Governor Roy Cooper declared January Human Trafficking Prevention and Awareness Month Wednesday as state officials came together to discuss the issue and North Carolina’s efforts at combatting it.
“Combating human trafficking requires all branches and all levels of government to work together in partnership,” said North Carolina Supreme Court Chief Justice Beasley, who spoke at a morning press conference at the North Carolina State Bar in downtown Raleigh Tuesday.
“In Cumberland County, judicial officials and law enforcement have come together to start a new innovative court program called WORTH to help get services to survivors when they do find themselves in court,” Beasley said. “And, while we work to provide greater services to victims and move them out of environments where they are being exploited, our dedicated district attorneys are also working hard to get traffickers off the street.”
North Carolina is consistently ranked in the top 10 states with he most reported human trafficking cases. Last year, there were 713 charges of human trafficking and other offenses of a similar nature across the state, according to the North Carolina Human Trafficking Commission.
North Carolina Attorney General Josh Stein pointed out that North Carolina is geographically appealing to sex traffickers — positioned as a good mid-point between Miami and New York, with plenty of highway access.
“We’re right in the middle, Interstates come right through us,” Stein said. “Human trafficking has that terminology because the victims really are moved. There’s a tool we’ve educated law enforcement to use called [Thorn Spotlight] where you can actually trace a victim as he or she — usually it’s a she — is moved down I-95 from New York, New Jersey, Virginia through North Carolina on their way to Atlanta or Miami.”
“The Interstates play a role and frankly the large number of military installations play a role,” Stein said.
But as Beasley and Stein emphasized Tuesday, the state has made a lot of progress in the last decade.
In 2011 Shared Hope International gave North Carolina a 61 (or D) rating for its efforts to combat human trafficking. Last year the organization gave the state a 94 (or A) rating.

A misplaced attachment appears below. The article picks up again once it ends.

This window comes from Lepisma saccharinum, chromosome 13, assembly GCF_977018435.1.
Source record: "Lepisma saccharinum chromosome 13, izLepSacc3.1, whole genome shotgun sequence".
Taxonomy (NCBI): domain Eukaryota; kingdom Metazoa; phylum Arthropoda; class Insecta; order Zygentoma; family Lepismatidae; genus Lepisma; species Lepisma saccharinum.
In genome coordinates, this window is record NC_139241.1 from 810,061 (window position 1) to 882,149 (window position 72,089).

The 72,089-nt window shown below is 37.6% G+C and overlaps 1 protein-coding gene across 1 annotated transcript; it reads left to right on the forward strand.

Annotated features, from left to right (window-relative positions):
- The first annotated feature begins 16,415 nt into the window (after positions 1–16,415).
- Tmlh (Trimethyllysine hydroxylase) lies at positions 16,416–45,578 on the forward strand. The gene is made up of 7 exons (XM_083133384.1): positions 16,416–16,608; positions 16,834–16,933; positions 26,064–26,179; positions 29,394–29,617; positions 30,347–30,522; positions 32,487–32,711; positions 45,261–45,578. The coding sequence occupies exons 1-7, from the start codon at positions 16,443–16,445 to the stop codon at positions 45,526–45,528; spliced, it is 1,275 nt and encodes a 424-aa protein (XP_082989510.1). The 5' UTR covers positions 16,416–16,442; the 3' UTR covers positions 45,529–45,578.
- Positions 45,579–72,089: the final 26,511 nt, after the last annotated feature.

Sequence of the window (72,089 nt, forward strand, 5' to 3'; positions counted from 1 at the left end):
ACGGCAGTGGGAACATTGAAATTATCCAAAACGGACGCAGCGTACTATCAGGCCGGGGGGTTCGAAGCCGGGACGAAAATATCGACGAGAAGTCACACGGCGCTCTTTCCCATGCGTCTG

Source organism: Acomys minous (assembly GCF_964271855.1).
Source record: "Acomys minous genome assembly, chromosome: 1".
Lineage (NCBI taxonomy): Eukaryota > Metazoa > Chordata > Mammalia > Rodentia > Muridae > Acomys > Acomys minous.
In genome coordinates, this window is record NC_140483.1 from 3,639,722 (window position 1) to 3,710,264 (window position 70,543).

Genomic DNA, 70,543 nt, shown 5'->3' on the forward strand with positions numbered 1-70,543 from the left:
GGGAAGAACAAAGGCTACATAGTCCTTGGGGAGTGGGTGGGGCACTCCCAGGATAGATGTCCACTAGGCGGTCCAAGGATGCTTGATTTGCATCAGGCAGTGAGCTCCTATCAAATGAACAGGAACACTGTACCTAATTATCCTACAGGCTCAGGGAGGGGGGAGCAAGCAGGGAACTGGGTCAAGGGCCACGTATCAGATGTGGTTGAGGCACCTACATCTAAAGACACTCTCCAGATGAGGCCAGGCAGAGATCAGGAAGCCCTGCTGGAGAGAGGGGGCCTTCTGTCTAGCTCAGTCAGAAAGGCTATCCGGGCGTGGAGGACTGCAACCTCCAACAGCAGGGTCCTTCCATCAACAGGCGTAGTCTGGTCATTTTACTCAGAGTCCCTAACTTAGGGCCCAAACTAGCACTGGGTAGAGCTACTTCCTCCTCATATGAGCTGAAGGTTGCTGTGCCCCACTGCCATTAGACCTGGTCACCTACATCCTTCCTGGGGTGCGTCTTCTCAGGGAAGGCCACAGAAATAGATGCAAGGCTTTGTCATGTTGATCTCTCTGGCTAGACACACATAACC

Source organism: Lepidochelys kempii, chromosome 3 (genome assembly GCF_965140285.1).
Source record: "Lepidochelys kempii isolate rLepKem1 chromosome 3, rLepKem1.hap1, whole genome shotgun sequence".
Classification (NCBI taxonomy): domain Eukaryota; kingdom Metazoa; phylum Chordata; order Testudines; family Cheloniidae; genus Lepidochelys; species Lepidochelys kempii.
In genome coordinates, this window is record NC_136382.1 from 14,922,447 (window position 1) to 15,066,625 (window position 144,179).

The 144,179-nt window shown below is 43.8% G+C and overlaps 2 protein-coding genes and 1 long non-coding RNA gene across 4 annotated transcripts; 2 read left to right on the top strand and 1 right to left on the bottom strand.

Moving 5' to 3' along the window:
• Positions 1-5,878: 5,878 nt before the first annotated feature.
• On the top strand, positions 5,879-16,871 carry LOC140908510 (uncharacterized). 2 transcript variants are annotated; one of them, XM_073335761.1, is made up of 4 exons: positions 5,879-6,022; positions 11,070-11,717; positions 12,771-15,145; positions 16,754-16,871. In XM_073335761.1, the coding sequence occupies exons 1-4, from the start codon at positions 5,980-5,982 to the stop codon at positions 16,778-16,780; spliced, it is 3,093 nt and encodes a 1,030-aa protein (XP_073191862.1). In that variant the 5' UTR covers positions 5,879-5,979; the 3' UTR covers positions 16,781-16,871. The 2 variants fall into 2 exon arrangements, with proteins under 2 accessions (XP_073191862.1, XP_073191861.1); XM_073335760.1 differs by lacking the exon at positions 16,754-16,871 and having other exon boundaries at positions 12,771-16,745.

A lot of that progress is due to educational efforts, Beasley said.
Since 2017 the state has required certain businesses, hospitals, public transportation facilities and employment offices to post a human trafficking public awareness sign. Mandatory hotline posting legislation has led to signs in more than 20,000 locations across the state. In 2018 and 2019 $1.35 million in grant funding for combatting human trafficking was distributed in North Carolina.
Last year a new state law (S.L. 2019-245) mandated school personnel in kindergarten through twelfth grade receive training on child sexual abuse and sex trafficking.
Education and change has also been necessary for law enforcement and the judicial system, where too many victims of human trafficking find themselves facing charges.
“We’ve already tried to change the law and educate law enforcement that when they encounter somebody who is engaged in criminal behavior, in terms of violating a statute, but they’re doing it because of coercion and the fact that they are a victim, to not charge them in the first place,” Stein said.
There are provisions for victims of human trafficking to get convictions for non-violent crimes expunged from their record, Stein said, but Legal Aid and other pro bono legal services are essential in helping those who may find it difficult to afford to navigate that process.
“This is a crime it’s only in the last five to ten years there’s really been a widespread understanding of it,” Stein said. “I think things are absolutely moving in the right direction.”